Many people with disabilities in the world's poorest countries are unable to attend school or find work. Barriers such as stigma or a lack of support prevent them from realising their full potential.
Community projects, supported by UK aid, attempt to tackle these barriers by investing in, and improving, the lives of those living with disabilities.
Meet the people whose lives have changed through these programmes.
In Bangladesh, 25-year-old Halima was born without a left hand. Her parents could not afford to send her to school.
Thanks to a charity called UCEP Bangladesh, Halima has learned technical skills in garment finishing and quality control. She now has a job earning £76 ($100) per month.
She says, "I am happy, I am not a burden to anyone any more. I can even help my parents."
Ramesh, 18, lost his legs during the Nepal earthquake. He was supported by the Humanity & Inclusion charity with physiotherapy and prosthetic limbs. He is now training to be a Paralympic swimmer.
Shaher was buried alive after being shot at the start of the Syrian conflict. He was presumed dead.
But when his cousin came to identify his body, he saw that he was breathing. He pulled him out and took him to hospital.
Shaher has since undergone rehabilitation and has started a wheelchair basketball team with other Syrians injured in the war.
Sylvia has experienced first-hand how tough life can be when you have a disability. When she became blind, her husband started to see her as an unwanted burden. After years of domestic abuse she was forced to leave home.
Today, Sylvia has a new home in the provincial town of Masindi, Uganda, along with a regular job. She teaches her disabled students how to use a knitting machine, sharing her skills with others. This gives her students the opportunity to support themselves.
By doing this she helps others to avoid the misery she endured for so many years.
Julius lost his sight after an operation went wrong and left him blind. He thought he would never find love until he met his wife Najiba while on a programme run by the SightSavers charity.
They now own several businesses in Kampala, Uganda, and have three children together.
Alongside a DVD shop and a tailoring business, they run a farm and can be seen working on it below. They are currently planning to set up a skills training centre for other people with disabilities in Kampala.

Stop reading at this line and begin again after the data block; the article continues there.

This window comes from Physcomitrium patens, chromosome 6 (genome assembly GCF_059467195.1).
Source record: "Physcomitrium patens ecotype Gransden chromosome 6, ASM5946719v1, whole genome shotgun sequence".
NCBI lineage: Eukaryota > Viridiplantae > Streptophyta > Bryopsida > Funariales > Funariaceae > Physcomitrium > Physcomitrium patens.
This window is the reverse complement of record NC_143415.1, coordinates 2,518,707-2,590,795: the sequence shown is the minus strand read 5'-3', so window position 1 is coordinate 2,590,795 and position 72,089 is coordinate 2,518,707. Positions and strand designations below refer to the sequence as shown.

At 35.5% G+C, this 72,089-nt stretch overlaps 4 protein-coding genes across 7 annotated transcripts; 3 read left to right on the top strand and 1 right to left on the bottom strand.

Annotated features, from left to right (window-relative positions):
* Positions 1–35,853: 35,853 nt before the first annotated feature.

Simon Peter Otoyo had just got back from school when the rebels of Joseph Kony's Lord's Resistance Army (LRA) arrived in his village in northern Uganda.
They tied his hands behind his back and marched him, along with three of his brothers, to a rebel camp deep in the bush. As a child soldier for the LRA, 11-year-old Simon Peter was given a gun and sent out to fight the government army.
During a fierce battle in 1996, a bullet pierced his temple, shattering his skull and lodging behind his left eye, leaving him permanently blind. A decade later, he has turned his life around, and is now fighting to overturn attitudes towards the blind in Uganda.
A team of British International Citizen Service (ICS) volunteers spent three months working with the deaf community in Nandi County, Kenya, to raise awareness of deaf rights and increase integration of the deaf and hearing communities.
Poverty, prejudice and limited resources mean deaf people in Nandi are often marginalised and miss out on the support they need.
The volunteers worked with a number of different community organisations to teach Kenyan Sign Language and increase deaf awareness, and to challenge the stigmatisation of deaf people.
They also organised a deaf awareness march in Kapsabet. A mix of deaf people and hearing supporters, including pupils from the Kapsabet School for the Deaf, called for more support, rights and resources for deaf people, including better education and employment opportunities.
The UK government's first Global Disability Summit is on 24 July.